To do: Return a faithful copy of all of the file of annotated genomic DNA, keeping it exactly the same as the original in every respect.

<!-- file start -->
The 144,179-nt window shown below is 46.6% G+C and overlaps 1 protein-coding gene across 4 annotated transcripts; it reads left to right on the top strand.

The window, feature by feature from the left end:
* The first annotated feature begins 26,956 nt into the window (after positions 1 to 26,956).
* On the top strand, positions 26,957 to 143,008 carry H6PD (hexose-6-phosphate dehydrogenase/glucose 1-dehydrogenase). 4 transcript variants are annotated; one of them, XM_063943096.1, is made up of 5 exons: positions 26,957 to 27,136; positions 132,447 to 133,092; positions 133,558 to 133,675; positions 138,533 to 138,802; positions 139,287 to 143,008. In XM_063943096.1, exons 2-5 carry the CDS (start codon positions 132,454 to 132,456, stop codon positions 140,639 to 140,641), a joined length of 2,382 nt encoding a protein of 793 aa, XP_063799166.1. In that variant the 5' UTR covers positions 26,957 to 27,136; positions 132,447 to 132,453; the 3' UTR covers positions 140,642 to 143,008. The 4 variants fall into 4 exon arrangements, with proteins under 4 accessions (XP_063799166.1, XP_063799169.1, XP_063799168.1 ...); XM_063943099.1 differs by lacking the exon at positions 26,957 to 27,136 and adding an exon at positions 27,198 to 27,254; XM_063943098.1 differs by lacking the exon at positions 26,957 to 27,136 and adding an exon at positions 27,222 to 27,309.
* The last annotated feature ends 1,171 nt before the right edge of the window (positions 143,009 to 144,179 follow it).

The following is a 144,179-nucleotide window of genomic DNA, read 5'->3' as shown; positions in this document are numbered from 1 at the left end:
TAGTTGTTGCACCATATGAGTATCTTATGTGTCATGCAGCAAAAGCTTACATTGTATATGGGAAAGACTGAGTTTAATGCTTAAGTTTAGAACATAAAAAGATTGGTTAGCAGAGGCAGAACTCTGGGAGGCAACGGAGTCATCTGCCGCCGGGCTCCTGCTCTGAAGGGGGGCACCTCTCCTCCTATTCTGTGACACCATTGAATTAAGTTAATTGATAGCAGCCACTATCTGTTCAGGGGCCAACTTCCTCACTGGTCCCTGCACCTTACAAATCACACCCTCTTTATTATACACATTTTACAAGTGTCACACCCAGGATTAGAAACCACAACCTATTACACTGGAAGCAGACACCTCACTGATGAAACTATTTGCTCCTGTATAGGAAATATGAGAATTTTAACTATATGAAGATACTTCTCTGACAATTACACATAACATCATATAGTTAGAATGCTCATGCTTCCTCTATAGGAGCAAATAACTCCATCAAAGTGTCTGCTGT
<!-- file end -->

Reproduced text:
The 144,179-nt window shown below is 46.6% G+C and overlaps 1 protein-coding gene across 4 annotated transcripts; it reads left to right on the top strand.

The window, feature by feature from the left end:
* The first annotated feature begins 26,956 nt into the window (after positions 1 to 26,956).
* On the top strand, positions 26,957 to 143,008 carry H6PD (hexose-6-phosphate dehydrogenase/glucose 1-dehydrogenase). 4 transcript variants are annotated; one of them, XM_063943096.1, is made up of 5 exons: positions 26,957 to 27,136; positions 132,447 to 133,092; positions 133,558 to 133,675; positions 138,533 to 138,802; positions 139,287 to 143,008. In XM_063943096.1, exons 2-5 carry the CDS (start codon positions 132,454 to 132,456, stop codon positions 140,639 to 140,641), a joined length of 2,382 nt encoding a protein of 793 aa, XP_063799166.1. In that variant the 5' UTR covers positions 26,957 to 27,136; positions 132,447 to 132,453; the 3' UTR covers positions 140,642 to 143,008. The 4 variants fall into 4 exon arrangements, with proteins under 4 accessions (XP_063799166.1, XP_063799169.1, XP_063799168.1 ...); XM_063943099.1 differs by lacking the exon at positions 26,957 to 27,136 and adding an exon at positions 27,198 to 27,254; XM_063943098.1 differs by lacking the exon at positions 26,957 to 27,136 and adding an exon at positions 27,222 to 27,309.
* The last annotated feature ends 1,171 nt before the right edge of the window (positions 143,009 to 144,179 follow it).

The following is a 144,179-nucleotide window of genomic DNA, read 5'->3' as shown; positions in this document are numbered from 1 at the left end:
TAGTTGTTGCACCATATGAGTATCTTATGTGTCATGCAGCAAAAGCTTACATTGTATATGGGAAAGACTGAGTTTAATGCTTAAGTTTAGAACATAAAAAGATTGGTTAGCAGAGGCAGAACTCTGGGAGGCAACGGAGTCATCTGCCGCCGGGCTCCTGCTCTGAAGGGGGGCACCTCTCCTCCTATTCTGTGACACCATTGAATTAAGTTAATTGATAGCAGCCACTATCTGTTCAGGGGCCAACTTCCTCACTGGTCCCTGCACCTTACAAATCACACCCTCTTTATTATACACATTTTACAAGTGTCACACCCAGGATTAGAAACCACAACCTATTACACTGGAAGCAGACACCTCACTGATGAAACTATTTGCTCCTGTATAGGAAATATGAGAATTTTAACTATATGAAGATACTTCTCTGACAATTACACATAACATCATATAGTTAGAATGCTCATGCTTCCTCTATAGGAGCAAATAACTCCATCAAAGTGTCTGCTGT